The untold story of a Japanese who was in Mexico during the war.

XNUMX years living in Mexico,

“Showing the true face of Mexico to the world!'

with the motto

I'm Kou Iwasaki, a licensed tour guide and driver in Mexico.


XNUMX years after the war.

It's the year of the milestone of the three-and-a-half century.

When I was in the first year of junior high school,

In Urugi Village, Nagano Prefecture,

In a junior high school with a total of XNUMX students,

Invite old people from the village to school,

It reminds me of my wartime dining experience.

what did you eat

I can't remember the details, but

Considering that a quarter of a century has passed since then,

I feel that time passes very quickly.


Also in Mexico

Speaking of Japan,

technology and

Hiroshima and Nagasaki are

Almost everyone knows.


As history of war

There are times when you talk about the war situation of the former Japanese army in Asia,

I don't think much is said about the Japanese who lived abroad at the time.

Mexico is no exception.

Japanese people lived there at the time.


Not criticizing Mexico

As a matter of fact

I would like to write a little about the treatment of Japanese people in Mexico at that time.


Japanese emigration to Mexico began in XNUMX.

At that time, under the government of Porfirio Diaz,

Immigration was encouraged.

The main settlement of Japanese immigrants was the Pacific side of Chiapas.

It seems that such immigrant workers were called yobi yose.


Thirteen years later, in XNUMX,

A Japanese delegation is invited to the XNUMXth anniversary ceremony of independence.

So the Japanese ambassador presented two pieces of porcelain as souvenirs.

The delegation seems to have stayed in a mansion at XNUMX Via Reforma.

A modern building now stands here.


As such, the relationship between the two countries

Although "superficial"

Good condition continues for about XNUMX years.



With the Japanese attack on Pearl Harbor,

The “good” relationship between Japan and Mexico is upside down.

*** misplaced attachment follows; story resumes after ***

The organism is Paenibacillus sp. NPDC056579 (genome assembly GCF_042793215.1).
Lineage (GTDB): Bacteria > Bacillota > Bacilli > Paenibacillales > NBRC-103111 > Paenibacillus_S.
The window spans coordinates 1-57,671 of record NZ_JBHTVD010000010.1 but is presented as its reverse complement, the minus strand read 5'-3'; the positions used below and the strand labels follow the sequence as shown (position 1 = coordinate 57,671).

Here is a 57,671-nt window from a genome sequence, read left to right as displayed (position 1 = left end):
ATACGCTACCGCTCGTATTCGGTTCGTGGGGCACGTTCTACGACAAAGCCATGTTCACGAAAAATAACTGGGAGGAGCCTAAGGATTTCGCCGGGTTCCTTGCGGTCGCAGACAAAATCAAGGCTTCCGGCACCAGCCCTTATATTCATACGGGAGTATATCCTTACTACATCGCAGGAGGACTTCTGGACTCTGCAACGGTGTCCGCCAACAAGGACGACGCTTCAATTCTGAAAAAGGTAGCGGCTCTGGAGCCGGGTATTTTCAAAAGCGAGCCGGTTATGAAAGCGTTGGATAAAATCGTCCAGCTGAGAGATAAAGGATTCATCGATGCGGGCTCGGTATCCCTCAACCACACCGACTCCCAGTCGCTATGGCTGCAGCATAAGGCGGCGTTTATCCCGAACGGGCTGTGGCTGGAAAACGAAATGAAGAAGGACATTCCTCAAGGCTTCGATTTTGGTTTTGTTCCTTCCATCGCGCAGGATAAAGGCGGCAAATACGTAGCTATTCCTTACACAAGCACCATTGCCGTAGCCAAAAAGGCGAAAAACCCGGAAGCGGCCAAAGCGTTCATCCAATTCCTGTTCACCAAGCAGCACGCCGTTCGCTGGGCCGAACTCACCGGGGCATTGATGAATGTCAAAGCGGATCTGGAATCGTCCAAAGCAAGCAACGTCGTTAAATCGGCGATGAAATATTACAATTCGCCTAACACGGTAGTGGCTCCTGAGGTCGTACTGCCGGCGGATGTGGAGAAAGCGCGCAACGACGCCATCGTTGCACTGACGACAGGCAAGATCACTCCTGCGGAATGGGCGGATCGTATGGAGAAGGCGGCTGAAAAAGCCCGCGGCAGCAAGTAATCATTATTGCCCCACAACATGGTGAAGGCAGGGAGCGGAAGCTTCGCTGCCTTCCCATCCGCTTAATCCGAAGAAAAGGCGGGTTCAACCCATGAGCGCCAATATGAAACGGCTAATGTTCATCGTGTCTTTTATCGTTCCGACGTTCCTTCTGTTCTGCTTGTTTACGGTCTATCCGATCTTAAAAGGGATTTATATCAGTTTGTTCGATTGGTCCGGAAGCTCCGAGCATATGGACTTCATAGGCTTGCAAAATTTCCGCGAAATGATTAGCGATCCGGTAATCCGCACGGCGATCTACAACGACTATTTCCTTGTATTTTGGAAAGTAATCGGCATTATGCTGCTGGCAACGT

The then president of Mexico

Manuel Avila Camacho.

Bordered by Pearl Harbor,

sever diplomatic relations with Japan.

After suspending commercial transactions,

Regulations will begin for the Japanese, who are said to have been XNUMX at the time.

Furthermore, for the Japanese who were in various parts of Mexico,

They were sent to camps in Mexico City, Guadalajara, Cuernavaca, and Puebla.

If he was suspected of espionage or sabotage, he was sent to prison.


That's the question.

Mexico is

Despite not receiving a direct attack from Japan,

Why did you decide to impose restrictions on Japanese people?


It seems that there was pressure from the United States.

America, not just Mexico

for Latin American countries,

I will issue a notice to monitor the Japanese.


This is about the regulations for Japanese people in Mexico.


deprivation of identity documents,

Only XNUMX pesos per month can be withdrawn.

XNUMX pesos is

It's just enough money to eat.

freezing financial accounts;

Invalidation of naturalization certificate.

Prohibition of gatherings and

Abandonment of home within XNUMX days,

And as mentioned above, sent to a concentration camp.


According to the American media strategy,

"The Japanese army is plotting an invasion of Mexico."

There is information that

Anti-Japan air begins to flow to the Mexican people.

Do it like this

About three weeks after the outbreak of war,

The lives of Japanese living in Mexico took a turn for the worse.


Of the XNUMX Japanese,

About XNUMX were born in Mexico,

Or they were people who had already naturalized to Mexican nationality,

Those people were sent to a concentration camp.


It was winter then.

It must have been cold in the lowlands,

such as Mexico City

High altitudes are cold.

not having enough clothing and food,

Forced to travel long distances,

One child and two elderly people died.



In response to the German attack on a Mexican-flagged tanker,

Mexico declares war on the Axis powers

A fighter called Escuaduron XNUMX will be dispatched to the Philippines.

However, the war ended as it was,

It seems that there was no attack on Japan.


“The conditions were better than the Peruvian camps.”

Because of

The Mexican government has said that

He has not apologized for the inhumane treatment of Japanese people,

It seems that there was no compensation.


Some scholars call this "shameful history",

For today's Mexicans, it is a distant past,

A story about a small country on the other side of the Pacific.

There is no such thing as a matter of fact.


If this "shameful history" is true,

Just like the war crimes committed by Japan in Asian countries,

It may be a war history that you want to keep hidden.



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